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If you are an elite athlete—a huge earner like the NBA’s Kevin Durant or a ski champion like Mikaela Shiffrin—a squad of sports medicine, science, and performance experts would be part of your personal team. Their job: to analyze you head to toe.
Is your right leg nine percent stronger than your left? Does the alignment of your pelvis and hip joints shift a few degrees off kilter when you decelerate while fatigued? Your performance team would know (thanks in no small part to quickly evolving technologies) and apply sports science’s latest developments in a customized program so you can reach your peak in your specific sport while also minimizing your chances of injury. It’s a bit like Dr. Frankenstein meeting the Bionic Man at CrossFit.
Or if you were a slightly soft-around-the-middle mortal, you could swing by the Mayo Clinic, sign up for a Performance Training program, and receive a weekend-warrior version of the superstar treatment. “You can take the same principles that work for the elite athlete and apply it to the non-elite athlete,” says Jonathan Finnoff, 47, medical director of the Mayo Clinic Sports Medicine Center in downtown Minneapolis. “It doesn’t matter whether it is somebody whose performance goals are to walk their dog a mile each evening or somebody who wants to be a World Cup skier.”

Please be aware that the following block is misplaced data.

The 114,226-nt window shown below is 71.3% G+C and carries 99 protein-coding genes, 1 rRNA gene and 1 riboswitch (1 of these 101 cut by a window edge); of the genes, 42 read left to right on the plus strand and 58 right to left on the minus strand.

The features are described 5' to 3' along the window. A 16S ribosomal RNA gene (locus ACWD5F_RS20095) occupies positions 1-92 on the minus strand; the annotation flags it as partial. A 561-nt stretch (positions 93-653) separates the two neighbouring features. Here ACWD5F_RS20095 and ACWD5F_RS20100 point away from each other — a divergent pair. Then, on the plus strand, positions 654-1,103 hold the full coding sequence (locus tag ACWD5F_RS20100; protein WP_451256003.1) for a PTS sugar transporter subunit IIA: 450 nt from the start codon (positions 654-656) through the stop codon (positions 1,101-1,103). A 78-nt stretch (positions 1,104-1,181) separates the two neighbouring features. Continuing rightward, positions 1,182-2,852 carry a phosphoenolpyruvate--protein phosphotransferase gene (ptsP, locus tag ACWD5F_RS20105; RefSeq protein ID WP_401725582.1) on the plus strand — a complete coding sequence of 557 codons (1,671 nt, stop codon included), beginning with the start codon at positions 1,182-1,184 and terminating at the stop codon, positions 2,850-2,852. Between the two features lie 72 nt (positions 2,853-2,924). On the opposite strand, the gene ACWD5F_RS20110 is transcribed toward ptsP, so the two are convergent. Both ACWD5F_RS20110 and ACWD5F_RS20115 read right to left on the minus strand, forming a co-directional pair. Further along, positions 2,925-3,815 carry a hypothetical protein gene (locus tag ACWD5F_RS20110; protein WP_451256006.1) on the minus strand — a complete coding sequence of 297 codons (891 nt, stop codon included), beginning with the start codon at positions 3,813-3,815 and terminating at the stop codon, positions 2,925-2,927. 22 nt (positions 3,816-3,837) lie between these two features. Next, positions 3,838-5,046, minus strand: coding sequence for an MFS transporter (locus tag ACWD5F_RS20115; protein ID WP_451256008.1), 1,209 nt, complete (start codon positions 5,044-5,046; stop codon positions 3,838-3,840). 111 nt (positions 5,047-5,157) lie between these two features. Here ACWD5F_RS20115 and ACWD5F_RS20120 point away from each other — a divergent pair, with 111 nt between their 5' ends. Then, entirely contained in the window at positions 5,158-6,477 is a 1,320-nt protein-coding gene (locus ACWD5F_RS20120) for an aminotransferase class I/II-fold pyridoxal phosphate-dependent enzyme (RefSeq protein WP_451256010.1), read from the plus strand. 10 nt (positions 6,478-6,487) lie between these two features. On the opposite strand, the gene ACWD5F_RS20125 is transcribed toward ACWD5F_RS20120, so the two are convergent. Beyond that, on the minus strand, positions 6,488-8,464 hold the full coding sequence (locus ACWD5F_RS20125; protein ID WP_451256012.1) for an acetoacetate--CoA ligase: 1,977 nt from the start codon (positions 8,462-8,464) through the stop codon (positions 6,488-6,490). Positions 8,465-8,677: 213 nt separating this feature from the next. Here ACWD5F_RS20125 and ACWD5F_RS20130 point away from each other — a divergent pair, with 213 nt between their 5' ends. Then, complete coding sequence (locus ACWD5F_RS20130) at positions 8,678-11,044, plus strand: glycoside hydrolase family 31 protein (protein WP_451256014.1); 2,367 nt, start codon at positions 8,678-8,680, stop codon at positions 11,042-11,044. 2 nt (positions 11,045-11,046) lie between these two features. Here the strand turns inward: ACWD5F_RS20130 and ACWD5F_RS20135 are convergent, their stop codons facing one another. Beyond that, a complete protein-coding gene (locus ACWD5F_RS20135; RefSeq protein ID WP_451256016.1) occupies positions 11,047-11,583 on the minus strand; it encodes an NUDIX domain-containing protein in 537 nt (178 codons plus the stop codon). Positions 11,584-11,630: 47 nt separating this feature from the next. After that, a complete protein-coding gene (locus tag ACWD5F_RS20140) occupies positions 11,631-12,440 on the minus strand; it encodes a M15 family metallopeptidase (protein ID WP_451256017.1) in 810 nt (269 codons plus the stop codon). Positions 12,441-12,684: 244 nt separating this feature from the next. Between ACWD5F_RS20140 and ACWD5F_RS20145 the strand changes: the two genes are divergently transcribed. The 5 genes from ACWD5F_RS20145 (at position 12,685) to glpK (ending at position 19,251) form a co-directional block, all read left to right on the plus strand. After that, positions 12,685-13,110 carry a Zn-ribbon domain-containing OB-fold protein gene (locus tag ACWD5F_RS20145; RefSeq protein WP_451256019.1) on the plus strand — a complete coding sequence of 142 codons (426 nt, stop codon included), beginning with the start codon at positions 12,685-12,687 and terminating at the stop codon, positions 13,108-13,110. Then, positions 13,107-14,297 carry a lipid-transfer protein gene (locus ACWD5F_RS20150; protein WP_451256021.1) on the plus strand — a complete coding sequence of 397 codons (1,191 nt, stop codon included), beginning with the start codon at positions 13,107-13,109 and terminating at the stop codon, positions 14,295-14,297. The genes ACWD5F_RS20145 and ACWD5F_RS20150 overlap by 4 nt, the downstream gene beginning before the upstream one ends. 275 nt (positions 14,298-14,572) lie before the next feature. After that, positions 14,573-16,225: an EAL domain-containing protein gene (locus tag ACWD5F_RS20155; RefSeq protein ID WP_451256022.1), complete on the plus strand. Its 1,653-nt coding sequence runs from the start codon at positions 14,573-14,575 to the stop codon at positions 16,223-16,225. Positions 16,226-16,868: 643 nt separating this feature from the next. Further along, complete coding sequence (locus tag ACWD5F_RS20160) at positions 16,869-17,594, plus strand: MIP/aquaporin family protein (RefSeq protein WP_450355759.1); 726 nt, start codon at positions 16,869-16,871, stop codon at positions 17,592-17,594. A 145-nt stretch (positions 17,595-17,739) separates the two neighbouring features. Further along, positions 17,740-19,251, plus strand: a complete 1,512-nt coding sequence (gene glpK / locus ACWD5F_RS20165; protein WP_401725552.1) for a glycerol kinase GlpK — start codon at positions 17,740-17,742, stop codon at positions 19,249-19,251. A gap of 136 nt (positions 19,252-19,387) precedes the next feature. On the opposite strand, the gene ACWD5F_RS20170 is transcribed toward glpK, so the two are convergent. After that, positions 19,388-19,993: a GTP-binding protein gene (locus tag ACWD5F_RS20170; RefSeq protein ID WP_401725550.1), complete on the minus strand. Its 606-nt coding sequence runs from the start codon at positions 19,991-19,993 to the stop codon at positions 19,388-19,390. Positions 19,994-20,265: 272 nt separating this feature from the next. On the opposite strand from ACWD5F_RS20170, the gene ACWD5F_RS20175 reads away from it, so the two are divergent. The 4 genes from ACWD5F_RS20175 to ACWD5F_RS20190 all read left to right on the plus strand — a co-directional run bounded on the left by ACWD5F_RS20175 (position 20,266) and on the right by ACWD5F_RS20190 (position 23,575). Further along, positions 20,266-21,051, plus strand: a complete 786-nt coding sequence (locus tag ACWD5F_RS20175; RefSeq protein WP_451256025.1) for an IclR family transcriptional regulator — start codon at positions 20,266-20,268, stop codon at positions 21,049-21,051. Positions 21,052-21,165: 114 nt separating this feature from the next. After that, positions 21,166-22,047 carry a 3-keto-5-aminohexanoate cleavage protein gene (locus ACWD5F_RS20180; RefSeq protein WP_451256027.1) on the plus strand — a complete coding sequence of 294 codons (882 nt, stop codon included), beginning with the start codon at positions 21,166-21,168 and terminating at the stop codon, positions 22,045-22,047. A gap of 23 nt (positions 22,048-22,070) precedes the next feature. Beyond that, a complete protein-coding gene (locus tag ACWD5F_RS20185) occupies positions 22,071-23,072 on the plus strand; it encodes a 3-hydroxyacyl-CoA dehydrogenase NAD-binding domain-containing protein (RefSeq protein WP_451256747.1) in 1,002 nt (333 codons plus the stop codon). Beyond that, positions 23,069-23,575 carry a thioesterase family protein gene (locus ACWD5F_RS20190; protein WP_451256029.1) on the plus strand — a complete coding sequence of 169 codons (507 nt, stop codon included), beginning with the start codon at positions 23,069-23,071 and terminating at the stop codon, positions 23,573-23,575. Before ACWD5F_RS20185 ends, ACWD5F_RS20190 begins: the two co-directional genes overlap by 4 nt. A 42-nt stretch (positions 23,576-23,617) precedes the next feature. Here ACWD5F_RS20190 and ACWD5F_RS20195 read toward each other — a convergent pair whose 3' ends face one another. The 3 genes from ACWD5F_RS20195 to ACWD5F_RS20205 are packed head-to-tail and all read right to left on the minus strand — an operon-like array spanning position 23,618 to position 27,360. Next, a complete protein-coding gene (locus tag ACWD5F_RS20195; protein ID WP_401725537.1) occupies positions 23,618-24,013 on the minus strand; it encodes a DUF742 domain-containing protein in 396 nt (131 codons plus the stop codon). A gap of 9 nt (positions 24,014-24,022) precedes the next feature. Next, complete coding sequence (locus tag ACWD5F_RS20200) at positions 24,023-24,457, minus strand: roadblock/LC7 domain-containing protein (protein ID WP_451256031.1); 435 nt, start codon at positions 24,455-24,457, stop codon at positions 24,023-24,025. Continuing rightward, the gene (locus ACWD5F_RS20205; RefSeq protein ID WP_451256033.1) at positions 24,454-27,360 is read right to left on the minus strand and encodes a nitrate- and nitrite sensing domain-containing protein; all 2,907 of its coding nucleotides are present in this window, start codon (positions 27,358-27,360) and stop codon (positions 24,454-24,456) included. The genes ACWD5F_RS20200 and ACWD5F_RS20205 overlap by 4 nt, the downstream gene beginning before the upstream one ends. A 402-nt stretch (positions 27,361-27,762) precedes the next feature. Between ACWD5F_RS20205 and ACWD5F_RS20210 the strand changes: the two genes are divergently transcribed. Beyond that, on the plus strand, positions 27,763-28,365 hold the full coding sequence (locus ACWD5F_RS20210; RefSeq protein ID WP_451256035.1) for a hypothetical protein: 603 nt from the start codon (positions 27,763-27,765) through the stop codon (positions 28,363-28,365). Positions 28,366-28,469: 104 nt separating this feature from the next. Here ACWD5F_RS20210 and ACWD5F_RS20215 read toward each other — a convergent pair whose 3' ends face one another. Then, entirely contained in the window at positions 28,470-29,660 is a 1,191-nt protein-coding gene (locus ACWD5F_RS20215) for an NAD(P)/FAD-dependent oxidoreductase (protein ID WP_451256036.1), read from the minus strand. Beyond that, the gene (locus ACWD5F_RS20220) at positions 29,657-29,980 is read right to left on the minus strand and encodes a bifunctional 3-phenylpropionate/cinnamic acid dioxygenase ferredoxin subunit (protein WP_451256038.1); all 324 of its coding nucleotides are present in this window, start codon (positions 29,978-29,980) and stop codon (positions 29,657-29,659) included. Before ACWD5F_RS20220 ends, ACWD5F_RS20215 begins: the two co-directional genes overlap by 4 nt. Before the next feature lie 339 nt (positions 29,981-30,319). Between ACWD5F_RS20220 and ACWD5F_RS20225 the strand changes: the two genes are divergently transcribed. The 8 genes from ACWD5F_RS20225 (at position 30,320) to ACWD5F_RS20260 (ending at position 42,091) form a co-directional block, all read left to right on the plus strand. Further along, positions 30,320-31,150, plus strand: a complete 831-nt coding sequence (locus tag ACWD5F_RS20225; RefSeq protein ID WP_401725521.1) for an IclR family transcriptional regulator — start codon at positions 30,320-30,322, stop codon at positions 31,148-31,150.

Of course, most of us fall somewhere in between. A few times per week, we run, bike, or hit the gym. The problem, say sports scientists, is that while you’re busy strengthening your quads, you’re likely also strengthening some existing dysfunction. You could wind up stronger in certain places yet not optimized for either your own body or the demands of your sport.
To the rescue come Mayo Sports and similar sports-science facilities. Opened in 2014, Mayo Sports weds experts in sports medicine, psychology, and biomechanics (Mayo Clinic staff ) with non-medical experts in sports conditioning and nutrition (staff from Exos, a fitness company whose clients include U.S. Special Forces and NFL players). A new area of specialization focuses on how to prevent injuries—with the sci-fi-sounding name “prehab.”
Mayo’s toolbox contains cutting-edge technologies such as body-composition scanners, isovelocity machines, and a three-dimensional motion-analysis lab (which can, among other things, uncover micro-movement patterns that presage knee injuries). “We look at the whole picture,” says Calin Butterfield, 30, an Exos performance specialist. Sport performance programs start at $300 but with à la carte add-ons can go as high as a client’s goals, needs, and budget require or allow.
Whether at Mayo Sports or elsewhere, performance optimization follows certain steps. First, specify the athlete’s goal. Comfortably skiing first chair to last chair is a different target from winning the Birds of Prey downhill.
Second, measure the athlete’s current condition, noting risk factors for injury along the way. These assessments are often starkly revealing. “Some people have very quadriceps-dominant thigh musculature,” Finnoff says. “They are very strong in front of their thighs, and weaker in their hamstrings and glutes.”